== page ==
Today, augmented and virtual reality technologies have many applications, from business to entertainment. With the COVID-19 crisis, we have just witnessed a further boost in their use.

Not only will VR/AR continue to have an impact, but it’s projected that the number of AR active devices will grow from 598 million units at this moment to 1.73 billion by 2024.

We listed a few trends that you can expect to see in 2021. Let’s dive in.

Impact of 5G in VR/AR

Even though it will take some time for it to reach the whole globe – 5G technology has arrived. It brings with it a few factors that will have a significant impact on the way we use VR and AR.

5G means super-fast data transfer and minimal end-to-end latency (less than 20 milliseconds). Companies and developers are already working on new AR/VR devices and solutions with this in mind.

New technology will enhance the user experience by increasing the speed of the data transfer to the cloud, which means that the users will no longer be limited by the capabilities of a particular device. In short, with the implementation of 5G, we will have a much more realistic and smooth AR/VR experience.

The Role of AI

We can’t understate the role of AI in the development of AR/VR technologies. Currently, a lot of research is being done on their integration. 

A technology like real-time face-swapping, now routinely integrated with our phones, can lead to further evolution of the highly interactive work-space. For these purposes, AI can analyze not only the user’s facial features but also the rest of their body if needed. 

For example, automatic suggestions driven by natural language processing technologies could be given to a shopper in a virtual fitting room using AR tech on their phone. 

Development of Mobile AR/VR

AR technology in our mobile devices has been around for a long time. Very common examples are the augmented filters used by Instagram and Snapchat or the very popular ‘Pokemon Go’ game. Today companies such as Apple and Google are competing in the expansion of open-source augmented reality development tools. Apple has ARKit (with the ARKit 4 being the latest update) and Google has ARCore.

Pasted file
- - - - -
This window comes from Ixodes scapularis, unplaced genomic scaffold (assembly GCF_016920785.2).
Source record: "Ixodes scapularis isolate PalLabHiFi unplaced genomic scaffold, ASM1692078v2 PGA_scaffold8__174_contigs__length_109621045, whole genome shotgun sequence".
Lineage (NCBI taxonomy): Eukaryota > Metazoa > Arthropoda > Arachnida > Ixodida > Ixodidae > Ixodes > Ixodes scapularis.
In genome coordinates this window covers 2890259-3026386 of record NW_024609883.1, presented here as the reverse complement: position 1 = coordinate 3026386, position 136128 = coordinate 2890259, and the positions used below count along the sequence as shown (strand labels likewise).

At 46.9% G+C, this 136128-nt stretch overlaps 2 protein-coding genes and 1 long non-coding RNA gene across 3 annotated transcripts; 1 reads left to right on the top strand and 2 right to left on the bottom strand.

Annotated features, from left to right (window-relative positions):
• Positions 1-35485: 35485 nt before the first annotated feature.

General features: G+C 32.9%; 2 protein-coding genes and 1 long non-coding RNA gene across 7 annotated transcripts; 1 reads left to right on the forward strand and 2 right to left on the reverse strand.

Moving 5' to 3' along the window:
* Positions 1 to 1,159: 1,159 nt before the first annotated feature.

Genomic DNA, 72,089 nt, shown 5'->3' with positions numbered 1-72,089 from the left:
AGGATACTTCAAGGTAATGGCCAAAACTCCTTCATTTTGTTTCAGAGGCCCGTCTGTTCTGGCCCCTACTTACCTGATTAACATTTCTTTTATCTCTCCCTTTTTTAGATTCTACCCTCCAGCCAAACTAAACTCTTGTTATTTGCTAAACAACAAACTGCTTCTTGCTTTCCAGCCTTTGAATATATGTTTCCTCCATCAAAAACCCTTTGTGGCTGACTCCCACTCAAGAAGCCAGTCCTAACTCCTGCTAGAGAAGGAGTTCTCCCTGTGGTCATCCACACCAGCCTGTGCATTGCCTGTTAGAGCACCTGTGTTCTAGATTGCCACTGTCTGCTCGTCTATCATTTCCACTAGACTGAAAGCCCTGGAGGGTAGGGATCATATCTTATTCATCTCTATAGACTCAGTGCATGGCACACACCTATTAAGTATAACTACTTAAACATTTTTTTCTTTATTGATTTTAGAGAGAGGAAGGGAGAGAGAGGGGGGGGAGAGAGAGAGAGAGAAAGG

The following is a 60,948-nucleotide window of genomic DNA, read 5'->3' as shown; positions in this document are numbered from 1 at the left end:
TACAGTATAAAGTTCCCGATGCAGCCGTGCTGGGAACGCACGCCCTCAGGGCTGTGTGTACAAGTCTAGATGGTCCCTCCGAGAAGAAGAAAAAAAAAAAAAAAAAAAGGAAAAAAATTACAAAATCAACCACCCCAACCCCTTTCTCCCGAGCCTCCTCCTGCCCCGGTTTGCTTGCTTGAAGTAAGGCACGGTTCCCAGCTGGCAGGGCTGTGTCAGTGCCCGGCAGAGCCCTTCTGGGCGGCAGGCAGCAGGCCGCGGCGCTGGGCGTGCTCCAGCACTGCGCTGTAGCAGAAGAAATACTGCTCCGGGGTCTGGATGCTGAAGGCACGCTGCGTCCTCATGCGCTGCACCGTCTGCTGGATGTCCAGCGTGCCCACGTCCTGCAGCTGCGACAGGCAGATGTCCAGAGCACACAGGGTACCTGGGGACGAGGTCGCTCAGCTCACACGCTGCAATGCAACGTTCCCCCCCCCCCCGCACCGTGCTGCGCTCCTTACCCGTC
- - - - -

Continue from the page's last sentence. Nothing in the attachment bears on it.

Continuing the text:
Since they were introduced four years ago, these tools led to a dramatic increase in AR-capable devices and their users. In 2020 there were 633 million ARCore devices, while there were more than a billion of ARKit devices. On the other hand, ARCore has only 122 million active users, compared to 950 million active users of ARKit.

New Applications in Gaming and iGaming

Gaming has been and will remain the most relevant driver of the AR/VR tech – It has the highest share of the industry’s revenue. But today this technology is presented in gaming in new ways as well – besides Pokemon Go, or Half Life, also think VR/AR online casino games. 

As virtual and augmented reality tech is gaining momentum, it’s also becoming one of the biggest trends among many new online casinos. Many new operators are seeking to implement VR/AR tech into their game lobby and attract players who are looking for that kind of modern-edge gaming.

Getting Closer to AR Glasses

Smart glasses are nothing new, as we know from examples such as Google Glass or Microsoft HoloLens. But we still don’t have massively produced augmented reality glasses and it sometimes seems that this technology is still in its infancy.

Still, there is some good news from Facebook. This company recently announced they will release their first smart glasses in 2021. While not having augmented reality features and not being for sale (they will be used by employees), from what the CEO of the company said himself, it seems we are getting very close:

“I can’t go into full product details yet, but they’re really the next step on the road to augmented reality glasses,” Zuckerberg said. “And they look pretty good too.”

AR in Cars

One of the most useful applications of augmented reality technologies by automobile manufacturers is through the use of heads-up displays (HUDs). HUDs are transparent displays that present data without requiring users to look away from their usual viewpoints. The advantage of such technology for drivers is obvious. They will allow drivers to process useful information without obstructing their view of the road.

Such technology is already implemented by Nissan. Their Invisible-to-Visible (I2V) technology uses AR and AI to make drivers aware of potential hazards, such as nearby objects. It uses a 3D, augmented reality interface that merges the real world and virtual world to make information visible which the driver would not otherwise see.

The unprecedented growth of AR and VR technologies in 2020, the diversification of their application, as well as projections of future growth, are all proof that we are about to witness a huge (almost Sci-Fi) technological revolution. From shopping to driving or just having a quiet walk down the street, the way we perceive reality will be fundamentally changed.

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